Discuss Mourning Becomes Electra as a tragedy in modern sense. (P.U 2007) In Mourning Becomes Electra, O’Neill exemplified what Schopenhauer declared to be the “true sense of tragedy”, namely “that it is not his own individual sins the hero atones for, but original -sin, i.e., the crime of existence itself.” So devoted was he to this .conception, that he permitted it to inform the entire trilogy. The pessimism of the Greeks may have been equally black, their tragedies just as aware of the crime of existence, still “they would have despised”, as William James observed, “a life set wholly in a minor key, and summoned it to keep within the proper bounds of lachrymosity”. The unfulfilment, exhaustion, and apathy which O’Neill’s tragedy increasingly reflected were conditions completely foreign to Greek tragedy. The Greeks were never so contemptuous of life as to seek consolation in death, nor so afraid of death as t( calm their fears by promising themselves the fulfilment after death o .all that they had vainly yearned for in life. O’Neill is not to be censured for the predicament in which he found himself, or for the fashion in which he chose to extricate himself, but rather f misinterpreting his dream. For however ingeniously he substituted the premises of a rationalistic psychology, however adeptly h interpolated his allegory, however glibly he spoke of fate and destiny crime and retribution, guilt and atonement, his dream in tragedy was not the Greek dream. It Reconciles to Death
The appearance of Mourning Becomes Electra subsequent to Krutch’s estimate in 1929 of modern tragedy gave Crutch no cause to revise his assertion that the “tragic solution of the problem o existence, the reconciliation to life by means of the tragic spirit is… only a fiction surviving in art.” Indeed, O’Neill’s play bears out the statement by achieving precisely the opposite results : Electra offers a solution not to the problem of existence but to that o nonexistence ; it reconciles not to life, but to death. Nor did O’Neil invoke that Tragic Spirit which Krutch regarded as the produce either of a “religious faith in the greatness of God” or of “faith in the greatness of man” although by 1932 it seemed to Krutch that he had satisfied this demand, that he had, in short, succeeded it investing man “once more with the dignity he has lost”. “The greatness of the plays”, he insisted, begging the question, “lies it the fact that they achieve a grandeur which their rational framework is impotent even to suggest.” Horrible and Cleansing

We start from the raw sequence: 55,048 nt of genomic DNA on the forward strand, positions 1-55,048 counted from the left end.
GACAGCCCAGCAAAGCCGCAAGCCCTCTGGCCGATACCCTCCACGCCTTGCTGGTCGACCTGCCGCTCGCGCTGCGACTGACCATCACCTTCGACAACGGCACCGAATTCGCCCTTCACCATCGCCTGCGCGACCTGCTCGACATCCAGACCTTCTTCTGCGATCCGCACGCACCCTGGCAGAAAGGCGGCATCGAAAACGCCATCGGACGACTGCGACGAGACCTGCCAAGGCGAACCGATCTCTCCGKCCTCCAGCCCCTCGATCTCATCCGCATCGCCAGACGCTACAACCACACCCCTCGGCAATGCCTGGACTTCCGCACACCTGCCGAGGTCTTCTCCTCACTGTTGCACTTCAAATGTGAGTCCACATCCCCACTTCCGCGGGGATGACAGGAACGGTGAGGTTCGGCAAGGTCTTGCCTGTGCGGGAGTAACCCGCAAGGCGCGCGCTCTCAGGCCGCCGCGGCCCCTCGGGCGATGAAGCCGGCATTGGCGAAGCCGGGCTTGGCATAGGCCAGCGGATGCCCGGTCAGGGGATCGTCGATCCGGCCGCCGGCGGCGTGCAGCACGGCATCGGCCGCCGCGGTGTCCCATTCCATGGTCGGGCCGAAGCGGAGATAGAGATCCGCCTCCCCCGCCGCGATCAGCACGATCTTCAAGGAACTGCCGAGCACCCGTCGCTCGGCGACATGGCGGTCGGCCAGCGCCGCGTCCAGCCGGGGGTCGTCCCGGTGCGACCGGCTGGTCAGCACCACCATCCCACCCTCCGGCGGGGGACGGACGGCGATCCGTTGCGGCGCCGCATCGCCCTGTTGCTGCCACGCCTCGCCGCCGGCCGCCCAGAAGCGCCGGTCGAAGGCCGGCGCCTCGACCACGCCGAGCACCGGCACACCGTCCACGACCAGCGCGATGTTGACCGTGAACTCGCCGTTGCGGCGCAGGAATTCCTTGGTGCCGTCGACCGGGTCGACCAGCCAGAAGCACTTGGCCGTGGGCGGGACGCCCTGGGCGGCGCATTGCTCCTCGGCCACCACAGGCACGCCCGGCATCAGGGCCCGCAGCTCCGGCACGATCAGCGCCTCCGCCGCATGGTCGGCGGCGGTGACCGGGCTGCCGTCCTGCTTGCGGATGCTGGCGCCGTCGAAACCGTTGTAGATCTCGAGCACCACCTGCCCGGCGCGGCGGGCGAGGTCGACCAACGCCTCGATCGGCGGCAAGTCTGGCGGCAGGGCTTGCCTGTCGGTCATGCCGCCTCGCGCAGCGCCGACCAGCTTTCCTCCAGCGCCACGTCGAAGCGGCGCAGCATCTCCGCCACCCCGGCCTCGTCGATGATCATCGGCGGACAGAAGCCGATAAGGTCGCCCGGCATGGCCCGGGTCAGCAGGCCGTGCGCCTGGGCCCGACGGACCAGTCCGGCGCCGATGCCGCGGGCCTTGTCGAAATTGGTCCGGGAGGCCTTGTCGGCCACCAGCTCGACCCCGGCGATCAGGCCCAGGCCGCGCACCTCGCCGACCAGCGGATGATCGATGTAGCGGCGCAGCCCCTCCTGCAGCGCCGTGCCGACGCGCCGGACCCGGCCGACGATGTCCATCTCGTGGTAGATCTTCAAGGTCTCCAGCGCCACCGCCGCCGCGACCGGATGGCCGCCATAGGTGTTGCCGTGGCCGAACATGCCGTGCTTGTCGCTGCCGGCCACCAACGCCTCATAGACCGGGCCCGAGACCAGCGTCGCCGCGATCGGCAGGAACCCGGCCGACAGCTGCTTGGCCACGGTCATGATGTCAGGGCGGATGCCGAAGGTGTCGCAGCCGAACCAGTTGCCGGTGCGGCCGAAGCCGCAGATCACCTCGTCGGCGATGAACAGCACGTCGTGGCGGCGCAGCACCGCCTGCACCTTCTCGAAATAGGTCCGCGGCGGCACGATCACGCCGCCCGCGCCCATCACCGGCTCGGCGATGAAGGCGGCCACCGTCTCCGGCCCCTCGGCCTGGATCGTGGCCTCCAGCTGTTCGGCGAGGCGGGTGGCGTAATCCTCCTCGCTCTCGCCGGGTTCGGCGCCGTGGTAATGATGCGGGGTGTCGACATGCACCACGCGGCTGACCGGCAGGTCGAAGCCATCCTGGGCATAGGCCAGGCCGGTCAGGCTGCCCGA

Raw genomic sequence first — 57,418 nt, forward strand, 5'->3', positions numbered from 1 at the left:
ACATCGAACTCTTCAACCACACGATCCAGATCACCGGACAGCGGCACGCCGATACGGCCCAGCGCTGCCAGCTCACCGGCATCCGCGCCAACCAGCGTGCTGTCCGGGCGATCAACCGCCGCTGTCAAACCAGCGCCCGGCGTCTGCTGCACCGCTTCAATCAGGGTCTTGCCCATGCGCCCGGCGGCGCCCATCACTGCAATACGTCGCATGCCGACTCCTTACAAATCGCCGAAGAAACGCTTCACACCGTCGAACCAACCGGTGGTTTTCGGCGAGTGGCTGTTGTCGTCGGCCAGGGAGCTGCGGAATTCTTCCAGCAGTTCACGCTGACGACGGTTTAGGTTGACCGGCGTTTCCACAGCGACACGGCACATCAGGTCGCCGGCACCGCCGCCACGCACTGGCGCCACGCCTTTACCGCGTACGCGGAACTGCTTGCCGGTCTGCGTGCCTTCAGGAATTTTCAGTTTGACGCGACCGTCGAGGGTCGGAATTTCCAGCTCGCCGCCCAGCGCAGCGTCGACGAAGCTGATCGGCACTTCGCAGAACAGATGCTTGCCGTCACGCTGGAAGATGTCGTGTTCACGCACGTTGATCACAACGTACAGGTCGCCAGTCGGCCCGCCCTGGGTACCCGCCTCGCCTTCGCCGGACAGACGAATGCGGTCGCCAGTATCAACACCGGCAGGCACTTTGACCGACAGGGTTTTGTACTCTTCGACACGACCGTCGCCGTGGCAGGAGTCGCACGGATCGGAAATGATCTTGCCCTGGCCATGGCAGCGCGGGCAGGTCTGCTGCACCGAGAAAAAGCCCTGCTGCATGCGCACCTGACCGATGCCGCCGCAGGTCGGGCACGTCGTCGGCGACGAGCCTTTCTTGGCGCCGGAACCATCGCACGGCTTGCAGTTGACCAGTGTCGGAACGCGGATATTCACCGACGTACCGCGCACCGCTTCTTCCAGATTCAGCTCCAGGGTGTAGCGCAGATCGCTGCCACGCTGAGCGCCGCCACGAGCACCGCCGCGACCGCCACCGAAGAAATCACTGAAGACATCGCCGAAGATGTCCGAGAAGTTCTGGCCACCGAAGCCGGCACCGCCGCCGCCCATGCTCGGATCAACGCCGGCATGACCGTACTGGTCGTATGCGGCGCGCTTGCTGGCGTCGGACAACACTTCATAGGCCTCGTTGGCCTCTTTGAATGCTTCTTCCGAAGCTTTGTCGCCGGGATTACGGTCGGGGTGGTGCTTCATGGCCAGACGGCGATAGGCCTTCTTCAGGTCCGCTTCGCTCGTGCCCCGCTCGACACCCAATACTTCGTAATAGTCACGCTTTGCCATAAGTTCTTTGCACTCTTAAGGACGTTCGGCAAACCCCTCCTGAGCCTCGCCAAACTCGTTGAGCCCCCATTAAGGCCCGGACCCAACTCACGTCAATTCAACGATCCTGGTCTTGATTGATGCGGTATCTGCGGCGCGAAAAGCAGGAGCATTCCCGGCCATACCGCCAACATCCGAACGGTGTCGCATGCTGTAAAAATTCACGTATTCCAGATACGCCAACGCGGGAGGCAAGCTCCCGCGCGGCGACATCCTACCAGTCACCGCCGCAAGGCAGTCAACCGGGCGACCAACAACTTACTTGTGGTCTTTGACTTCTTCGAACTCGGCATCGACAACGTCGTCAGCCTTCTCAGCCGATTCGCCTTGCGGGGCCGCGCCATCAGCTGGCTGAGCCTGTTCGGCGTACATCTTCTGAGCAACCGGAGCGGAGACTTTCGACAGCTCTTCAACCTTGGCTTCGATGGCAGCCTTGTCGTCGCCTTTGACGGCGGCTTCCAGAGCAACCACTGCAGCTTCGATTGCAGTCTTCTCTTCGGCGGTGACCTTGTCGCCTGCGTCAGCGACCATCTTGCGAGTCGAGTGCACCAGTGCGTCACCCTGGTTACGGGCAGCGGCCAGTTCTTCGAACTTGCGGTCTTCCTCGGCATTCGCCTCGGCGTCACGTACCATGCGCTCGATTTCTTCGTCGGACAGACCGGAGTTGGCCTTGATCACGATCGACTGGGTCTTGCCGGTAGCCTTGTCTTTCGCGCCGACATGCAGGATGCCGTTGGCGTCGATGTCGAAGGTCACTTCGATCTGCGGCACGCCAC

In Mourning Becomes Electra, he was convinced that “once more we have a great play which does not ‘mean’ anything in the sense that the plays of Ibsen or Shaw mean something, but one which does, on the contrary, mean the same thing that ‘Oedipus’ and ‘Hamlet’ and ‘Macbeth’ mean––namely, that human beings are great and terrible creatures when they are in the grip of great passions, and that the spectacle of them is not only absorbing but also and at once horrible and cleansing.” Here, it seems Krutch is entirely wrong. Not only has he missed the “meaning” of O’Neill’s trilogy, he has discerned in O’Neill’s characters qualities that are mostly nonexistent. They are characters, moreover, whose passions are infantile rather than great, are a spectacle that is horrible but scarcely cleansing. Catharsis is a condition which O’Neill seldom achieved, preferring, as he did, narcosis or necrosis. That the deficiencies of Mourning Becomes Electra, when it is compared “with the very greatest works of dramatic literature”, are limited only to its language, is an opinion which, if our judgments have been even moderately sound, has little to be said in its support. There is equally little to be said for Krutch’s contrast of Ibsen and O’Neill and, wherein he finds that O’Neill avoided the central fault of Ibsen’s tragedies, namely, that they are “too thoroughly pervaded by a sense of human littleness to be other than melancholy and...
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